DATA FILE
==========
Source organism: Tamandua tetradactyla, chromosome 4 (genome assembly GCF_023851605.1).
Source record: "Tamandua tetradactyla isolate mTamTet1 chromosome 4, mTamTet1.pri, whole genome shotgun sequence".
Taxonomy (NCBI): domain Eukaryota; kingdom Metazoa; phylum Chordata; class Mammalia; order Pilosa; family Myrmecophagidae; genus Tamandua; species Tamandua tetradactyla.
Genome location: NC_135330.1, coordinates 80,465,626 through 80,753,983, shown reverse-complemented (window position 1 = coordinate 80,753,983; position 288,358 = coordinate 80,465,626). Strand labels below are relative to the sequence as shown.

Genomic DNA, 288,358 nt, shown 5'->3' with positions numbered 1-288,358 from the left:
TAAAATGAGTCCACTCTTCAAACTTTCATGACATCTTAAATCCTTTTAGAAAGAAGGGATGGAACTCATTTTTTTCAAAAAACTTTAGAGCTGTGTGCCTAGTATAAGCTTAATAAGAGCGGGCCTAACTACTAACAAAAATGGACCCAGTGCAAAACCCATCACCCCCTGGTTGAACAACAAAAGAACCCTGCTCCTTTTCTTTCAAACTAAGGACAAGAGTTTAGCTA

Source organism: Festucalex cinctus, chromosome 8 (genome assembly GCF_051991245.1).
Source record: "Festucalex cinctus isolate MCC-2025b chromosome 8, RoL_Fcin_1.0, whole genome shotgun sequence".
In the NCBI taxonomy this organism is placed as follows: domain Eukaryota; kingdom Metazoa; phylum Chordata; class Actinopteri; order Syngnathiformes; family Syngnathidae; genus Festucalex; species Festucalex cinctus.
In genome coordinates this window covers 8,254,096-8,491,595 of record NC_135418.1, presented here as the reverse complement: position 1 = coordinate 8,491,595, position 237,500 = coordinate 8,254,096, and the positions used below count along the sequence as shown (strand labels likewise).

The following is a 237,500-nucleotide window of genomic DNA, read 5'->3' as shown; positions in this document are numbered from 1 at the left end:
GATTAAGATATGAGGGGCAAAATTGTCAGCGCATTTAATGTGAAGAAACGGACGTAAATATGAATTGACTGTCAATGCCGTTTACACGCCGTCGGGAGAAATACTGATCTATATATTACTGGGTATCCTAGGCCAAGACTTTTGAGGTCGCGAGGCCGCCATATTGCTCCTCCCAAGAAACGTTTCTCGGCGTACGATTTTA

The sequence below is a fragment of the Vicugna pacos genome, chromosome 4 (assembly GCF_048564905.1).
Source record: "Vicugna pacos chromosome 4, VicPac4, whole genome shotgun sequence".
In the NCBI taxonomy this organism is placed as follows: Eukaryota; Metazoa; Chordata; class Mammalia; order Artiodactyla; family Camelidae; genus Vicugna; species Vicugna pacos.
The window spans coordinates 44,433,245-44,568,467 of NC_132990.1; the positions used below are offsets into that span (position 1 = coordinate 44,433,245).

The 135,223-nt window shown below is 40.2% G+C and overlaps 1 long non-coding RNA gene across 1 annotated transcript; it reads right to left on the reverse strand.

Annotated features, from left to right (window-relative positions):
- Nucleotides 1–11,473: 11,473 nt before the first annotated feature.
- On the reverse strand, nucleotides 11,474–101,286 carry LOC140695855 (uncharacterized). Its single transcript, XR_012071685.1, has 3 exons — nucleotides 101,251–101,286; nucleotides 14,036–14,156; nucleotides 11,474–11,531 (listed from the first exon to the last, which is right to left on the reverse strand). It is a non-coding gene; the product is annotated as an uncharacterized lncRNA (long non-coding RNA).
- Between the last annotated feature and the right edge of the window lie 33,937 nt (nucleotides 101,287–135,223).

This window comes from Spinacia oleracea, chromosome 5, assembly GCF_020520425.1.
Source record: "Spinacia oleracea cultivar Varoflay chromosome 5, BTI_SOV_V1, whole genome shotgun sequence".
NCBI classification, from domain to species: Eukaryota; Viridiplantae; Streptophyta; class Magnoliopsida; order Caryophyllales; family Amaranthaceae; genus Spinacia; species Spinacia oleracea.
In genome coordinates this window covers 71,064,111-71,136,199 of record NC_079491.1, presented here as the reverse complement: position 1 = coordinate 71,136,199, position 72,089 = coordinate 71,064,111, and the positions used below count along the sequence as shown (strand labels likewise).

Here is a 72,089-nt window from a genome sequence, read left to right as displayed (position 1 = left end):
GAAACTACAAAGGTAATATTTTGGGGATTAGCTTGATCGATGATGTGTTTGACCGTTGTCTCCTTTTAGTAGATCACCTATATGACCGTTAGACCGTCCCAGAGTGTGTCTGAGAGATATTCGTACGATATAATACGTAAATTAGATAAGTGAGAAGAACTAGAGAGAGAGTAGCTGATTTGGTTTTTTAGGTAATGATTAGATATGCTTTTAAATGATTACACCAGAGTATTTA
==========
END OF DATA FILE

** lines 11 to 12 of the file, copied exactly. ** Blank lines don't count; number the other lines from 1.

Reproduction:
The following is a 237,500-nucleotide window of genomic DNA, read 5'->3' as shown; positions in this document are numbered from 1 at the left end:
GATTAAGATATGAGGGGCAAAATTGTCAGCGCATTTAATGTGAAGAAACGGACGTAAATATGAATTGACTGTCAATGCCGTTTACACGCCGTCGGGAGAAATACTGATCTATATATTACTGGGTATCCTAGGCCAAGACTTTTGAGGTCGCGAGGCCGCCATATTGCTCCTCCCAAGAAACGTTTCTCGGCGTACGATTTTA